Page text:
Dealing with difficult clients is sometimes necessary, but there are two types of customers that simply aren’t worth negotiating with: The customer who turns irritable, and the one who sees things only in black and white. This article explains how to spot these two types of customers early on in your negotiation.
Dealing with difficult clients can be an absolute pain. These kinds of customers make what should be an easy sales deal a long, drawn-out, complex process. Inevitably, you’ll come across customers who just waste your time, such as the flip-floppers, ho-hummers and don’t-know-what-they-want clients (or the person who wants it all, without paying for it). But, the worst kind of customer is one who’s not worth dealing with at all.
Two types of customers simply aren’t worth negotiating with: The customer who starts off courteous and then turns angry, and the customer who sees things only in black and white. Here’s how to spot them early on in your negotiation:
If you think about a typical negotiation or sales process: the recipient starts off leery of your product or service. Then, you have to work to convince the other party of their need, and (hopefully) she'll buy in. Once the customer sees a demonstration or plan of how you will deliver, she begins to build trust in what you’re saying. If you were to chart her interest on a graph, it would be a steady increase over time.
However, the reverse situation—someone who starts out excited, but grows increasingly defensive—should be a red flag. This kind of behavior suggests that the customer wants control rather than a compromise or solution. Another warning sign is when the customer who grows defensive seems to buy back in, just after you start to walk away from the deal. If you were to chart her “interest” on a graph over time, it would be a jagged, up-and-down zig-zag. Because this type of person wants total control over the situation versus a final purchase, this sale is not worth pursuing.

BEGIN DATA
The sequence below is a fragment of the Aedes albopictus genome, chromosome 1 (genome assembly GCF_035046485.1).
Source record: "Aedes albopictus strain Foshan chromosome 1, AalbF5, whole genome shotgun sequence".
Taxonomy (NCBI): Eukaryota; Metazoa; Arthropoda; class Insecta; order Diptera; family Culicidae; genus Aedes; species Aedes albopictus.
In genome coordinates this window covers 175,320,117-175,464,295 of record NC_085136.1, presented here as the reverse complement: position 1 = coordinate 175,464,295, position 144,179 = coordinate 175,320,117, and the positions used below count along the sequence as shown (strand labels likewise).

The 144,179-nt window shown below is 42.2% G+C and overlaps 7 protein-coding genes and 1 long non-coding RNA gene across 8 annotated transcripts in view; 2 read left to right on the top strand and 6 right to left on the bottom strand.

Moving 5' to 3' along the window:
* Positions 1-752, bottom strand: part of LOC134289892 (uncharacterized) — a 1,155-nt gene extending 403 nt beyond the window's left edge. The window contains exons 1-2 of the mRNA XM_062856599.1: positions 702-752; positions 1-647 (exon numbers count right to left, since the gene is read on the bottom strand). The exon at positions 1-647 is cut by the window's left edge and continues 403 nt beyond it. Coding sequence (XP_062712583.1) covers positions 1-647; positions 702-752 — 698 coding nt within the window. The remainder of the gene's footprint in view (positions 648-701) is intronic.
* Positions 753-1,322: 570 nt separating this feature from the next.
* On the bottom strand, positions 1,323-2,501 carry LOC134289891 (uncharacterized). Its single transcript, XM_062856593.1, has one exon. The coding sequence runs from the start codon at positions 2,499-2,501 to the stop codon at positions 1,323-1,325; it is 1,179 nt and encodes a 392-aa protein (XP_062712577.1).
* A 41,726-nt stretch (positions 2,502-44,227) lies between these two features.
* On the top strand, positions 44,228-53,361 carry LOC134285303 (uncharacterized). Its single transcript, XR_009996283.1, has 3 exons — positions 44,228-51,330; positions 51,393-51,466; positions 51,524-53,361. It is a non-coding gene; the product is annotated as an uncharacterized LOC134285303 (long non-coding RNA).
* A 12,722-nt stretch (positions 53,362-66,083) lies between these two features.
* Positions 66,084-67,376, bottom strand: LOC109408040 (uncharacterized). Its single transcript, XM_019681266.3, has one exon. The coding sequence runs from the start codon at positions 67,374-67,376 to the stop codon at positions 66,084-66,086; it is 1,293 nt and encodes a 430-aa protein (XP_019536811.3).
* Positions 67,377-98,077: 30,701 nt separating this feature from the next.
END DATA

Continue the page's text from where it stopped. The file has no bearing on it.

Another basic ingredient of successful negotiation is the ability for both parties to reach a compromise. That may mean simply the final exchange of money for a product or service, or it may mean that you include an additional item your client wants in order to come to a final sale. If you’re working with a customer who has set ideas on what’s “right” and “wrong,” you may have difficulty in persuading him to come to a compromise in negotiation. This type of customer puts everyone into “good” and “evil” buckets, and it’s hard for you to change that designated standing with him after the fact. You’ll never be able to come to an agreeable conclusion, because this customer doesn’t believe you are worthy of their funds.
As much as you want to make that sale, there’s a point where you’ll need to cut your losses. Dealing with difficult clients is sometimes necessary, but these two types of customers won’t be worth your time or energy.